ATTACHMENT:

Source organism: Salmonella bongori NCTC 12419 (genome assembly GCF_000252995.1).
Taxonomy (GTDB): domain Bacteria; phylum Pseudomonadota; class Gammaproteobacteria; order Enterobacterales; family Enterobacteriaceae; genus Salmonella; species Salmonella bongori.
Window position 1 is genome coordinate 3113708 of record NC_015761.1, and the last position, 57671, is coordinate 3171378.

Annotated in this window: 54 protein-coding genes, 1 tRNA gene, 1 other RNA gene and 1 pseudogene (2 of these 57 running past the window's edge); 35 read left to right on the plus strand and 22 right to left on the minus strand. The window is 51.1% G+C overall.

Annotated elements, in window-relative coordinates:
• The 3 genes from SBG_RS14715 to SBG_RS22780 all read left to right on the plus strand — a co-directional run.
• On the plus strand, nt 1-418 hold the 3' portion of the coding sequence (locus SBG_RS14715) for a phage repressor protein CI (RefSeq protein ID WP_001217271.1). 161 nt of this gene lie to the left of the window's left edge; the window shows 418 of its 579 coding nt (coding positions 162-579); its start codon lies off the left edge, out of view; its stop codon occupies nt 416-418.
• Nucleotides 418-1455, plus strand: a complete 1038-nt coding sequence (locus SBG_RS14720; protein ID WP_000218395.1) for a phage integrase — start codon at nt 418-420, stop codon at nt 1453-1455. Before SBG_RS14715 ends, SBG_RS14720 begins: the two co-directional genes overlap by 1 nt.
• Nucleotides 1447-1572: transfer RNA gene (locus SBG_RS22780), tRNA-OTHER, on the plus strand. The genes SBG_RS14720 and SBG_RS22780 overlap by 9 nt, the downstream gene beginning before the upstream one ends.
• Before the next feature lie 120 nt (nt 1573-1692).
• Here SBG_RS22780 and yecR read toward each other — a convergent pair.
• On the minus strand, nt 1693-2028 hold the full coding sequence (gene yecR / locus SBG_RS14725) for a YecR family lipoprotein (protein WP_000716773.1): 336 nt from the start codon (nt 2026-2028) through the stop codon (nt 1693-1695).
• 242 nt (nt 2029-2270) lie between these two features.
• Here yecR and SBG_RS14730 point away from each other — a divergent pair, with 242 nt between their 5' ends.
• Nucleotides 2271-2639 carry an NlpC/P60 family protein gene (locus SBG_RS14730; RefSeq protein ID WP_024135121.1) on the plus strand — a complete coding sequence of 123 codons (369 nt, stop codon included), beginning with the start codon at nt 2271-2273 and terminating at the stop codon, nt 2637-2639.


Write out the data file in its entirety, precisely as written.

Source organism: Salmonella bongori NCTC 12419 (genome assembly GCF_000252995.1).
Taxonomy (GTDB): domain Bacteria; phylum Pseudomonadota; class Gammaproteobacteria; order Enterobacterales; family Enterobacteriaceae; genus Salmonella; species Salmonella bongori.
Window position 1 is genome coordinate 3113708 of record NC_015761.1, and the last position, 57671, is coordinate 3171378.

Annotated in this window: 54 protein-coding genes, 1 tRNA gene, 1 other RNA gene and 1 pseudogene (2 of these 57 running past the window's edge); 35 read left to right on the plus strand and 22 right to left on the minus strand. The window is 51.1% G+C overall.

Annotated elements, in window-relative coordinates:
• The 3 genes from SBG_RS14715 to SBG_RS22780 all read left to right on the plus strand — a co-directional run.
• On the plus strand, nt 1-418 hold the 3' portion of the coding sequence (locus SBG_RS14715) for a phage repressor protein CI (RefSeq protein ID WP_001217271.1). 161 nt of this gene lie to the left of the window's left edge; the window shows 418 of its 579 coding nt (coding positions 162-579); its start codon lies off the left edge, out of view; its stop codon occupies nt 416-418.
• Nucleotides 418-1455, plus strand: a complete 1038-nt coding sequence (locus SBG_RS14720; protein ID WP_000218395.1) for a phage integrase — start codon at nt 418-420, stop codon at nt 1453-1455. Before SBG_RS14715 ends, SBG_RS14720 begins: the two co-directional genes overlap by 1 nt.
• Nucleotides 1447-1572: transfer RNA gene (locus SBG_RS22780), tRNA-OTHER, on the plus strand. The genes SBG_RS14720 and SBG_RS22780 overlap by 9 nt, the downstream gene beginning before the upstream one ends.
• Before the next feature lie 120 nt (nt 1573-1692).
• Here SBG_RS22780 and yecR read toward each other — a convergent pair.
• On the minus strand, nt 1693-2028 hold the full coding sequence (gene yecR / locus SBG_RS14725) for a YecR family lipoprotein (protein WP_000716773.1): 336 nt from the start codon (nt 2026-2028) through the stop codon (nt 1693-1695).
• 242 nt (nt 2029-2270) lie between these two features.
• Here yecR and SBG_RS14730 point away from each other — a divergent pair, with 242 nt between their 5' ends.
• Nucleotides 2271-2639 carry an NlpC/P60 family protein gene (locus SBG_RS14730; RefSeq protein ID WP_024135121.1) on the plus strand — a complete coding sequence of 123 codons (369 nt, stop codon included), beginning with the start codon at nt 2271-2273 and terminating at the stop codon, nt 2637-2639.